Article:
Stocks: 'September slump' strikes again

september stock slump

If you are one of the 50% of Americans who have money in the stock market, you probably wanted to reach for Benadryl at some point this month.

The "September stock slump" came back with a vengeance in 2014. The S&P 500 finished the month down over 1.5%, its worst performance since January. The Nasdaq -- the main gauge of tech and biotech stocks -- lost 1.9%. Even the Dow, the index that tracks America's large and well established companies, ended slightly in the red, down 0.3%.

How did things unravel?

It's a valid question to ask. There was so much excitement in September, what with Alibaba (BABA) becoming the largest initial public offering in history, and the S&P 500 and Dow actually setting records. Then things turned sour.

Starting on Monday, September 22, investors hit the pause button and kept hitting it for much of the rest of the month. There were concerns again about how fast the Federal Reserve would raise interest rates. Would it move before next summer when most people expect it to take action? Fed chair Janet Yellen tried to soothe the markets, but the second guessing is back.

Related: Thank Janet Yellen or not?

Traders were also alarmed by a so-called "death cross" among small and mid-cap stocks that make up the Russell 2000 index. That's a technical term for when the 50-day moving average for an index falls below the 200-day average. In other words, the trend is down.

There's a clear polarization emerging again in the market where larger, more established companies are going strong and smaller, riskier ones are faltering. It was an excellent month for companies such as Nike (NKE) (up 13.5%), DuPont (DD) (up 8.6%) and Clorox (CLX) (up 8.4%).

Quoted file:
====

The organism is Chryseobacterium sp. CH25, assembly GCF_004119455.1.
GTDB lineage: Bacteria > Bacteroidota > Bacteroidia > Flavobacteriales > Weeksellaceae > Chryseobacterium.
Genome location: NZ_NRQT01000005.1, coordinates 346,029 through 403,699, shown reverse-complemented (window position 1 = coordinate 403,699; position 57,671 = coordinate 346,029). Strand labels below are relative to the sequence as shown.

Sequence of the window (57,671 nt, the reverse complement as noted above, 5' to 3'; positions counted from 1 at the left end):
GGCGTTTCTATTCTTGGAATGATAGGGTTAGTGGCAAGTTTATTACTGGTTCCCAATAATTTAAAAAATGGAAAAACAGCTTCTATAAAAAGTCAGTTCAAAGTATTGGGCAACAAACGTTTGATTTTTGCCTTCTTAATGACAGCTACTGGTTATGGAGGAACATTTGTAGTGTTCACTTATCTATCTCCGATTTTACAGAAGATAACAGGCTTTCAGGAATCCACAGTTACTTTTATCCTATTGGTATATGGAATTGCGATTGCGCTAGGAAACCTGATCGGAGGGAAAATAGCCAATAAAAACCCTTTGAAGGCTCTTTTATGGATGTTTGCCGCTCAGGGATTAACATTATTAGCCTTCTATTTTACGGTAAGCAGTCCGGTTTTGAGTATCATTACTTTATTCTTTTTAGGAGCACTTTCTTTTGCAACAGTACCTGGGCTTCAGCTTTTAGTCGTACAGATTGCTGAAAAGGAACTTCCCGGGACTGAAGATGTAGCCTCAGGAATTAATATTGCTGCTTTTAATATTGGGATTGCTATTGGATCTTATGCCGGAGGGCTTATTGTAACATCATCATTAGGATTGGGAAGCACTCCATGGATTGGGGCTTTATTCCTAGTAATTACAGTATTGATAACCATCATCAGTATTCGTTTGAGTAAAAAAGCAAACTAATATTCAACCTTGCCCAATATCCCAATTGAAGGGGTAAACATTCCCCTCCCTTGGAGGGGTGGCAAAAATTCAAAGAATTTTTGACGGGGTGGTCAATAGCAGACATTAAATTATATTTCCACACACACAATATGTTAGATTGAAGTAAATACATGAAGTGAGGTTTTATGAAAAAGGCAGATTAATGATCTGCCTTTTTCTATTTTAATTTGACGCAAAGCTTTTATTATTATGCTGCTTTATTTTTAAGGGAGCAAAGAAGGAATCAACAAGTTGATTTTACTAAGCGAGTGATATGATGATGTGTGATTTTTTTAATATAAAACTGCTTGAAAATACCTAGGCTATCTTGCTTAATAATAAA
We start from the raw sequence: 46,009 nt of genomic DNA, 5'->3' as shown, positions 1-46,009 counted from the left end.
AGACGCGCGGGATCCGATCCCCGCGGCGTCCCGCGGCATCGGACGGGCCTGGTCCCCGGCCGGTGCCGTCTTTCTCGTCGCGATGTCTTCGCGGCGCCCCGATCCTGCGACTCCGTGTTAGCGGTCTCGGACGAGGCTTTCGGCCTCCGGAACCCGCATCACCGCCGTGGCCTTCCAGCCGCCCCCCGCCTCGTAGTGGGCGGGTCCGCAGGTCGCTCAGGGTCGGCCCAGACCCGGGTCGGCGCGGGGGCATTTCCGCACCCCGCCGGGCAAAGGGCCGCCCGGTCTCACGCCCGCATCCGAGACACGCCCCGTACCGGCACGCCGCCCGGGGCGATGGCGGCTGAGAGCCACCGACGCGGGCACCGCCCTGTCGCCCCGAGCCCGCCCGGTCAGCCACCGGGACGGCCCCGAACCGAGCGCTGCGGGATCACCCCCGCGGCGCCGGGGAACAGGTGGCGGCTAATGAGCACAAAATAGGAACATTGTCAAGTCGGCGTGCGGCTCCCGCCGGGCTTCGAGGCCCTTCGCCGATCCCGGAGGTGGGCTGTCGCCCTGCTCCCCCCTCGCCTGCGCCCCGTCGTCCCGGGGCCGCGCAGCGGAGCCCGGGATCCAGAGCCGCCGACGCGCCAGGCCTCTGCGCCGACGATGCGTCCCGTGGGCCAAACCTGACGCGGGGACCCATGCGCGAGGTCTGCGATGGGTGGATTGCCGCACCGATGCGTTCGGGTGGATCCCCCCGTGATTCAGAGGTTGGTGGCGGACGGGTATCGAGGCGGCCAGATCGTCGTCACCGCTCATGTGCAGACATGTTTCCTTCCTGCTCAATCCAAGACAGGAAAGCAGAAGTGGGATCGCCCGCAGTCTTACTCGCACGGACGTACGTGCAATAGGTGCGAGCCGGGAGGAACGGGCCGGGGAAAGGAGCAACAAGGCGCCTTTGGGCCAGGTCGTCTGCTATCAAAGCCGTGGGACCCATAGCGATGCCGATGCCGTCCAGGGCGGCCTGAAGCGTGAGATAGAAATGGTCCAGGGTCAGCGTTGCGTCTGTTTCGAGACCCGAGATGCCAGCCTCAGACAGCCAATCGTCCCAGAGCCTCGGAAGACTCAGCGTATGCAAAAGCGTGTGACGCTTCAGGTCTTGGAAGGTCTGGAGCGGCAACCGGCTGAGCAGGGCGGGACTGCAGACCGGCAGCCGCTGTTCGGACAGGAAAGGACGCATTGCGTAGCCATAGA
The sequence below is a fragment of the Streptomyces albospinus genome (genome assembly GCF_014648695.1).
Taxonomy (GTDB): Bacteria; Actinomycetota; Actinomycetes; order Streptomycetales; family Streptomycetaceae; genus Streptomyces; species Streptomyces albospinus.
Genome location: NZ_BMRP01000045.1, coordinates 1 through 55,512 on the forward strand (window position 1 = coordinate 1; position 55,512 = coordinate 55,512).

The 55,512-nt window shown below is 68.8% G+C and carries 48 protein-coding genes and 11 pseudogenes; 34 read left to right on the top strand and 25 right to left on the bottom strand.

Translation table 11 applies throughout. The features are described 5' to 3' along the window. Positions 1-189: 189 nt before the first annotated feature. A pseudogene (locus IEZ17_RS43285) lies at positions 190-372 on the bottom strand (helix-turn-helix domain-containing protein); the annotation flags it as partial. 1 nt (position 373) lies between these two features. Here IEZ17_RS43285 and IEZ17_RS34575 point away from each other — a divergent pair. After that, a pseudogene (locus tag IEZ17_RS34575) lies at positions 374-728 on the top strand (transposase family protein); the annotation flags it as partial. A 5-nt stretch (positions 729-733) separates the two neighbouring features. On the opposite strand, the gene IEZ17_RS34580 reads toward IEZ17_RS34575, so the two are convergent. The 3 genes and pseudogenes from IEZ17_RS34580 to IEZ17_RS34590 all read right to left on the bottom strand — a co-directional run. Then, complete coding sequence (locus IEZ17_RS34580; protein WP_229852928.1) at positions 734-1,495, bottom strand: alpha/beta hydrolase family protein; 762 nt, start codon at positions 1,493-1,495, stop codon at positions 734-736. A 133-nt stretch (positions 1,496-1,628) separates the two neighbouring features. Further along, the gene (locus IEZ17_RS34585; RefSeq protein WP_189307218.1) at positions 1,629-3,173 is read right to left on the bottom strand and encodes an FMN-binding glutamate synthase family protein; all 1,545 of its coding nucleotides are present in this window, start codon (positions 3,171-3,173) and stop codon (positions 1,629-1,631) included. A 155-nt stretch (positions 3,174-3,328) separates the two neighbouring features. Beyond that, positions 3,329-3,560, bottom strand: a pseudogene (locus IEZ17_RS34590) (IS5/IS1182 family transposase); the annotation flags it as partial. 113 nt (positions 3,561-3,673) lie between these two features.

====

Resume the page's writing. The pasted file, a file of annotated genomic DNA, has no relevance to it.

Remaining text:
So was September just a blip in an otherwise upward trend or is this a turning point? It depends on your perspective.

The pessimist's case: The bears of the investment world see stocks that are expensive and a market overdue for a correction. This is already the fourth longest bull market since 1928, according to Bespoke Investment Group, and we haven't had a true correction where the market dips 10% or more since 2011.

"We've had one record after another on the Dow and the S&P and yet the underlying economic and geopolitical fundamentals are still worrisome," well known investor Mohamed El-Erian told CNN last week.

Layer on top of that concerns about the Federal Reserve raising interest rates, a flat-lining European economy and ongoing strife in many parts of the world from Ukraine to the places ISIS is terrorizing in the Middle East. Furthermore, there's a case to be made that many companies have been boosting their bottom lines by cost cuts, not genuine growth and innovation for the future.

Related: Is it time for Wall Street to issue a correction?

The optimist's case: Most investment strategists that CNNMoney hears from are sticking with U.S. stocks. They believe the slow, but steady growth will continue. Consider this: despite the lackluster September, the S&P 500 is still up 6.7% for the year.

Optimists see an economy that is getting gradually better with manufacturing and employment picking up, among other positive signs. For example, FedEx (FDX) was one of the best performing stocks in September. The company is often seen as a beacon of corporate health.

They also see companies with a lot of cash. Even if there are headwinds, they're a lot easier to deal with when you have a rainy day fund. Corporate cash and short-term investments (some companies temporarily invest their cash to get a little extra bang for their buck) are near all-time highs, according to FactSet.

"We don't go into bear markets because stocks are too expensive. Typically, it's because of a policy error by the Fed or government," reminds Robert Landry, a fund manager for USAA.

The market always has bumps in the road, even during a bull run.

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